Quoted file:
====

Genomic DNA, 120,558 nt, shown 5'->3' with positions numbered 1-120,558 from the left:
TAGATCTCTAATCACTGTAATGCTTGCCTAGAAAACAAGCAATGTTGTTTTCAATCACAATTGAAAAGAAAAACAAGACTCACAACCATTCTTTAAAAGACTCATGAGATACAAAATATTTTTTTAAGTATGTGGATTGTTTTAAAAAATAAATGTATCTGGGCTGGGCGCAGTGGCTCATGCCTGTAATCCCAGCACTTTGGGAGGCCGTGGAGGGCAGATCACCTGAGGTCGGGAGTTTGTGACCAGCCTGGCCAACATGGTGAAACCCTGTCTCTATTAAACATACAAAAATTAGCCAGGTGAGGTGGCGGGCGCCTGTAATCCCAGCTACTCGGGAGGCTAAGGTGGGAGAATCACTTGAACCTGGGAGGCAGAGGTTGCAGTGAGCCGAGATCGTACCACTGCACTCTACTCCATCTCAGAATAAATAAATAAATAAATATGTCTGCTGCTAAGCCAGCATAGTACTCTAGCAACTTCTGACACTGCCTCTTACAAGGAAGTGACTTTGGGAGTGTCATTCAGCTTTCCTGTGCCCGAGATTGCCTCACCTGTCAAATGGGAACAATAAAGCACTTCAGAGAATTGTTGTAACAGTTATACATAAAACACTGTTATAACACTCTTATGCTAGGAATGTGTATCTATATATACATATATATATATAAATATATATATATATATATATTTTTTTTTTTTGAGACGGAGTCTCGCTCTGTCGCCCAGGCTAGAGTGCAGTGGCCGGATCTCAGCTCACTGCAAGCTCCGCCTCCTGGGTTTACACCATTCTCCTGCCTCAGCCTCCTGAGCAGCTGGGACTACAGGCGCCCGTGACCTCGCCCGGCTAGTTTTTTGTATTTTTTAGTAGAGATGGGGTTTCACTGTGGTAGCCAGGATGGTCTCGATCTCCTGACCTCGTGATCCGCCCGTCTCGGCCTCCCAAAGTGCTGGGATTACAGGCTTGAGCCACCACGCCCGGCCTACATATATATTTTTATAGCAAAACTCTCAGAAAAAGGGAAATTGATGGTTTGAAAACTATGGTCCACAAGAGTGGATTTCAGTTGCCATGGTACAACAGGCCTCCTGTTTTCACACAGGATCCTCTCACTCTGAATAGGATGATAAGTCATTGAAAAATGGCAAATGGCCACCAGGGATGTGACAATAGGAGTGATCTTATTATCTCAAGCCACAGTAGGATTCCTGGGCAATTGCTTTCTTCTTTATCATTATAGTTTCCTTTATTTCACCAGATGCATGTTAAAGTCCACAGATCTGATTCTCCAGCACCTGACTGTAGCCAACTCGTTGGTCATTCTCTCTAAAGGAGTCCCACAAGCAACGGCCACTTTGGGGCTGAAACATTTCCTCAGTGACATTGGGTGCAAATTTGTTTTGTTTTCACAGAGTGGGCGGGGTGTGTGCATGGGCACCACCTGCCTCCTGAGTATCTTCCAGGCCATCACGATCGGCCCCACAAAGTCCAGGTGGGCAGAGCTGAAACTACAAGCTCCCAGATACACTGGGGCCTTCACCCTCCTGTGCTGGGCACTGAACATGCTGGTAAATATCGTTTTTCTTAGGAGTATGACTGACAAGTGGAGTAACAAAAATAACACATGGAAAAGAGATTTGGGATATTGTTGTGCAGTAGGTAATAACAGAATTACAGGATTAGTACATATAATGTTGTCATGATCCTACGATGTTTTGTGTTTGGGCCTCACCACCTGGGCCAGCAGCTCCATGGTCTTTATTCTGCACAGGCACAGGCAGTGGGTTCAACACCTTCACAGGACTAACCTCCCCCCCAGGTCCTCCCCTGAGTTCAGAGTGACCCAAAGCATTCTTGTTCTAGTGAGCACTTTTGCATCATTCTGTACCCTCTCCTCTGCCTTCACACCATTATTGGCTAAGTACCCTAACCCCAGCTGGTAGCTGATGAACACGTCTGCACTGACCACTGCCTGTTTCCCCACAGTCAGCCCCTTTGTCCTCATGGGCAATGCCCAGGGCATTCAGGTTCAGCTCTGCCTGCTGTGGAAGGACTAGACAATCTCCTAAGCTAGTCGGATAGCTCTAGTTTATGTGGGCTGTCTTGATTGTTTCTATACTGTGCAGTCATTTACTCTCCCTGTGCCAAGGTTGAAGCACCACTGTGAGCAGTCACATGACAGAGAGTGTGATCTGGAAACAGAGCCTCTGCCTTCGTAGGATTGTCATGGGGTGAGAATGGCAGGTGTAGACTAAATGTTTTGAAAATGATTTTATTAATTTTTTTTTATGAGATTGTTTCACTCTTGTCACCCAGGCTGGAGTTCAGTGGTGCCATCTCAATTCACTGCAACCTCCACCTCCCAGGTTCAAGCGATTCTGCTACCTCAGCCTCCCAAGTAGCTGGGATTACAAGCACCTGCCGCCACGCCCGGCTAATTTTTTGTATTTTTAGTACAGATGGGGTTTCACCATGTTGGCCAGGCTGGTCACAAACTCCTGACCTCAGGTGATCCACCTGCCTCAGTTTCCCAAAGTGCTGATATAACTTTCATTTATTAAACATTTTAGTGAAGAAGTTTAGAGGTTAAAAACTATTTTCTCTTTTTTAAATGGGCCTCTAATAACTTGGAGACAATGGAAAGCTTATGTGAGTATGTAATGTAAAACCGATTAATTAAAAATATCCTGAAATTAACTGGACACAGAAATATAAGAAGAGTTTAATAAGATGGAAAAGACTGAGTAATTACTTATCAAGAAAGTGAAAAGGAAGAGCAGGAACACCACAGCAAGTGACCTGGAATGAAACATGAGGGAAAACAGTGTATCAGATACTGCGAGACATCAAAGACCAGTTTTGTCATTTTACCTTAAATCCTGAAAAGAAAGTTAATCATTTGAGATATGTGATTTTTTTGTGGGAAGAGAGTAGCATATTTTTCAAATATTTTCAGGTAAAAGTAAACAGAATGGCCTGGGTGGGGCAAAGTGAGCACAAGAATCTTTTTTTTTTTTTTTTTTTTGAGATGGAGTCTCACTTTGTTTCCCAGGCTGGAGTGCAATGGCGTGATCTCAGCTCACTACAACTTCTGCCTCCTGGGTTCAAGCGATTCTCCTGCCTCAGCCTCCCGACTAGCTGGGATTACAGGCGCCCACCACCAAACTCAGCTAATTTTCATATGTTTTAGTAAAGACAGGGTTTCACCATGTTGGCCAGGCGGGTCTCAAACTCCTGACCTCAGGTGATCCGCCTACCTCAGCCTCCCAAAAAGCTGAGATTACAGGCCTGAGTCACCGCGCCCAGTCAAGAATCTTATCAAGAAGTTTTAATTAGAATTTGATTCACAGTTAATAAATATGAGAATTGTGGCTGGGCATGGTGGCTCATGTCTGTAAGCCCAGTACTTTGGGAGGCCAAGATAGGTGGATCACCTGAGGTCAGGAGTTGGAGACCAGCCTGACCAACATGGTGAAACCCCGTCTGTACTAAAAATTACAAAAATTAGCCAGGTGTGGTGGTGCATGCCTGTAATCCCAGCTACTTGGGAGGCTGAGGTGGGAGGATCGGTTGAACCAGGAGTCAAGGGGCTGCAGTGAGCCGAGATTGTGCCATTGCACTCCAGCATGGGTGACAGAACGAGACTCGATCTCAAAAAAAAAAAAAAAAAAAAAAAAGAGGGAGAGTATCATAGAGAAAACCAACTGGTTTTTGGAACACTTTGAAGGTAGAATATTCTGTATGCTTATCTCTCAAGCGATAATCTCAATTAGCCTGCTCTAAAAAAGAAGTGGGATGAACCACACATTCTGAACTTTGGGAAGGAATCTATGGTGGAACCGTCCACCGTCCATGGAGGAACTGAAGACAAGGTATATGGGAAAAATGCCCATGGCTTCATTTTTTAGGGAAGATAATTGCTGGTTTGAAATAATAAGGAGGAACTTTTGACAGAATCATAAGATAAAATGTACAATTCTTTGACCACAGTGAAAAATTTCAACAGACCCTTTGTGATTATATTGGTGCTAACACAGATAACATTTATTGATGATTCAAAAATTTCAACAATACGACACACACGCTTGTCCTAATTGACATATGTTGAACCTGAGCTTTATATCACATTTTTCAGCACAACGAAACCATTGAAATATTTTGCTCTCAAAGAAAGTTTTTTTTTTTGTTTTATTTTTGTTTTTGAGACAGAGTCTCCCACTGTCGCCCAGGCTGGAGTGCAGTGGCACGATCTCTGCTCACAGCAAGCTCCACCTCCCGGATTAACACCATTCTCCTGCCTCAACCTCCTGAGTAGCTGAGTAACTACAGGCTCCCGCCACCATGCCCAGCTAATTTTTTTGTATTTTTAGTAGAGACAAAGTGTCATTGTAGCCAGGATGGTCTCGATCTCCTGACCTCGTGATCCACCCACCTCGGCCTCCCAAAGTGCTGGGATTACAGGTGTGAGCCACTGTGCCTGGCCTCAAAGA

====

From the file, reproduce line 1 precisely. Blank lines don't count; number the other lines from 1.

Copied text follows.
Genomic DNA, 120,558 nt, shown 5'->3' with positions numbered 1-120,558 from the left: